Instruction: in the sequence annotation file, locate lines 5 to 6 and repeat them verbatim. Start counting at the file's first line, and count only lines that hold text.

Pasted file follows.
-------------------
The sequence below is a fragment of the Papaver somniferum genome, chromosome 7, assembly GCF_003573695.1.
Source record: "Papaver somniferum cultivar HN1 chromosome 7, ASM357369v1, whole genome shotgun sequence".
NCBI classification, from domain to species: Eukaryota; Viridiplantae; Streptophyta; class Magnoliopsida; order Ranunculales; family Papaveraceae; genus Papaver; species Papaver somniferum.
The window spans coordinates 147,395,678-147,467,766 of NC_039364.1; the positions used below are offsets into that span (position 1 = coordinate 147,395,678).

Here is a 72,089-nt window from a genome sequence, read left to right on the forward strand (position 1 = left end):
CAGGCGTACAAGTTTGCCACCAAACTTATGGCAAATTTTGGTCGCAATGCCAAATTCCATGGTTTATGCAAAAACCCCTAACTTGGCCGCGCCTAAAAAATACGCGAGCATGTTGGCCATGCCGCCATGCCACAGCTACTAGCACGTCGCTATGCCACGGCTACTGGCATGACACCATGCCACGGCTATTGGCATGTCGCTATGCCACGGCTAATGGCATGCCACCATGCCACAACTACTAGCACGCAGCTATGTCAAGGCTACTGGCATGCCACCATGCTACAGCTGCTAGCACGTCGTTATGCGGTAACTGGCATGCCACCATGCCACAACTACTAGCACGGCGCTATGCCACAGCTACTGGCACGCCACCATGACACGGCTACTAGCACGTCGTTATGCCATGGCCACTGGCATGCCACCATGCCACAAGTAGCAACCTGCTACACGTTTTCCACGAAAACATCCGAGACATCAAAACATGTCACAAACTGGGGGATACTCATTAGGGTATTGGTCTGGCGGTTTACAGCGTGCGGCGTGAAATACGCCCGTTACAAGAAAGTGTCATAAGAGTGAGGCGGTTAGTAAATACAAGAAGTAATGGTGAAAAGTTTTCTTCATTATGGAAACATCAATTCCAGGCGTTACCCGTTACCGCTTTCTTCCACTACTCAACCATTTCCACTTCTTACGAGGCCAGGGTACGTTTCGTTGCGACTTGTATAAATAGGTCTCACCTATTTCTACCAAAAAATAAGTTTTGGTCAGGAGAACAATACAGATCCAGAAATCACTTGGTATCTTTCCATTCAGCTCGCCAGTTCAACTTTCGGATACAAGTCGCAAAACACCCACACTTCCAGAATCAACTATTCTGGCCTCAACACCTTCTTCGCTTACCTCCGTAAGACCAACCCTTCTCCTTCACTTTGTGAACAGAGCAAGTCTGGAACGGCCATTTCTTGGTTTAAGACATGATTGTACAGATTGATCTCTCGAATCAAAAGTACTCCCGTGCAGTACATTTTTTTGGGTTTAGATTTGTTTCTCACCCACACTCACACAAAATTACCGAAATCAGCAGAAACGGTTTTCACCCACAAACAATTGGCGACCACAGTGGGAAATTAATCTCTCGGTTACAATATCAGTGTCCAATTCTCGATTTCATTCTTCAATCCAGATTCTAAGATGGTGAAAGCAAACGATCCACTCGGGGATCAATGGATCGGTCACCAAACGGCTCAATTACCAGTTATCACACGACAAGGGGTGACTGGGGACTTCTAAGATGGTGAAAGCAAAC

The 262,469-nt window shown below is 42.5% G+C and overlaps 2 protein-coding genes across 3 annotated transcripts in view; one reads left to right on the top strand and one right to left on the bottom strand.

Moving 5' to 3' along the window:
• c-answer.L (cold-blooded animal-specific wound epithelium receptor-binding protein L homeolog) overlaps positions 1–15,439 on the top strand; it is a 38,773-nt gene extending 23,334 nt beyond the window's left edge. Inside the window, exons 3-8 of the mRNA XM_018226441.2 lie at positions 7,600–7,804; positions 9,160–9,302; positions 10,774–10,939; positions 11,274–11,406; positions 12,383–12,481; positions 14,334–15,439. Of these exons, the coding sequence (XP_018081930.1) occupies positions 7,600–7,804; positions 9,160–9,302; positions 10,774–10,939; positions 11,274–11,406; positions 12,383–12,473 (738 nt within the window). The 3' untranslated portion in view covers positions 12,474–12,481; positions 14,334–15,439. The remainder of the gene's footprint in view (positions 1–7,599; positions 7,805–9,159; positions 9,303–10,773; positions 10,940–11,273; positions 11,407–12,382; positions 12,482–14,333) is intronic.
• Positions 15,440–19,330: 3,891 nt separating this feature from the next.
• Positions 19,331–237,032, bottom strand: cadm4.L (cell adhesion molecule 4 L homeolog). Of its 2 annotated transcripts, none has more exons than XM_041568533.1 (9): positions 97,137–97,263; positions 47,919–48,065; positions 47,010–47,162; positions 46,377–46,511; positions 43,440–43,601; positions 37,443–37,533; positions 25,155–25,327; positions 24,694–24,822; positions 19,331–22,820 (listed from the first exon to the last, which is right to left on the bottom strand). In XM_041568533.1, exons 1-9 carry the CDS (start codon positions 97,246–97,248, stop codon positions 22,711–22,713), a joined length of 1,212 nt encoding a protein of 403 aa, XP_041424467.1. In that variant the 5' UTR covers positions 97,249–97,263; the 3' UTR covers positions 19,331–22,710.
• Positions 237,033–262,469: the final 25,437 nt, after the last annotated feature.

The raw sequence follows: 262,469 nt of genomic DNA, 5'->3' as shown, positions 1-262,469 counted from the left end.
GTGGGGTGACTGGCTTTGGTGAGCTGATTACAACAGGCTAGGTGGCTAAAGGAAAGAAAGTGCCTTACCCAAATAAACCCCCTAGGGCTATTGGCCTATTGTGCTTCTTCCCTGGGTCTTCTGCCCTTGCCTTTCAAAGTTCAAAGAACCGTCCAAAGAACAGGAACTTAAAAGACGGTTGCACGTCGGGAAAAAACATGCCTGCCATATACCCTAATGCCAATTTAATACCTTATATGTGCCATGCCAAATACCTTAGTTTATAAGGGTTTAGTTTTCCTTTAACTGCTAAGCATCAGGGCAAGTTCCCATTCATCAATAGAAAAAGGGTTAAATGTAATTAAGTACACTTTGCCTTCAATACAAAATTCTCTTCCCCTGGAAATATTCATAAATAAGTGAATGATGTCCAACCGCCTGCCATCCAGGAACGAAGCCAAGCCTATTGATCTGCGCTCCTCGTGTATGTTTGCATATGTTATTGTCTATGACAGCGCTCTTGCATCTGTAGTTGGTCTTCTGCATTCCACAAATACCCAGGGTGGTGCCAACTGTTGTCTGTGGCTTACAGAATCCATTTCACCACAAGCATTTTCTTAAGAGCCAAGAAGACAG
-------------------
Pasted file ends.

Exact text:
Here is a 72,089-nt window from a genome sequence, read left to right on the forward strand (position 1 = left end):
CAGGCGTACAAGTTTGCCACCAAACTTATGGCAAATTTTGGTCGCAATGCCAAATTCCATGGTTTATGCAAAAACCCCTAACTTGGCCGCGCCTAAAAAATACGCGAGCATGTTGGCCATGCCGCCATGCCACAGCTACTAGCACGTCGCTATGCCACGGCTACTGGCATGACACCATGCCACGGCTATTGGCATGTCGCTATGCCACGGCTAATGGCATGCCACCATGCCACAACTACTAGCACGCAGCTATGTCAAGGCTACTGGCATGCCACCATGCTACAGCTGCTAGCACGTCGTTATGCGGTAACTGGCATGCCACCATGCCACAACTACTAGCACGGCGCTATGCCACAGCTACTGGCACGCCACCATGACACGGCTACTAGCACGTCGTTATGCCATGGCCACTGGCATGCCACCATGCCACAAGTAGCAACCTGCTACACGTTTTCCACGAAAACATCCGAGACATCAAAACATGTCACAAACTGGGGGATACTCATTAGGGTATTGGTCTGGCGGTTTACAGCGTGCGGCGTGAAATACGCCCGTTACAAGAAAGTGTCATAAGAGTGAGGCGGTTAGTAAATACAAGAAGTAATGGTGAAAAGTTTTCTTCATTATGGAAACATCAATTCCAGGCGTTACCCGTTACCGCTTTCTTCCACTACTCAACCATTTCCACTTCTTACGAGGCCAGGGTACGTTTCGTTGCGACTTGTATAAATAGGTCTCACCTATTTCTACCAAAAAATAAGTTTTGGTCAGGAGAACAATACAGATCCAGAAATCACTTGGTATCTTTCCATTCAGCTCGCCAGTTCAACTTTCGGATACAAGTCGCAAAACACCCACACTTCCAGAATCAACTATTCTGGCCTCAACACCTTCTTCGCTTACCTCCGTAAGACCAACCCTTCTCCTTCACTTTGTGAACAGAGCAAGTCTGGAACGGCCATTTCTTGGTTTAAGACATGATTGTACAGATTGATCTCTCGAATCAAAAGTACTCCCGTGCAGTACATTTTTTTGGGTTTAGATTTGTTTCTCACCCACACTCACACAAAATTACCGAAATCAGCAGAAACGGTTTTCACCCACAAACAATTGGCGACCACAGTGGGAAATTAATCTCTCGGTTACAATATCAGTGTCCAATTCTCGATTTCATTCTTCAATCCAGATTCTAAGATGGTGAAAGCAAACGATCCACTCGGGGATCAATGGATCGGTCACCAAACGGCTCAATTACCAGTTATCACACGACAAGGGGTGACTGGGGACTTCTAAGATGGTGAAAGCAAAC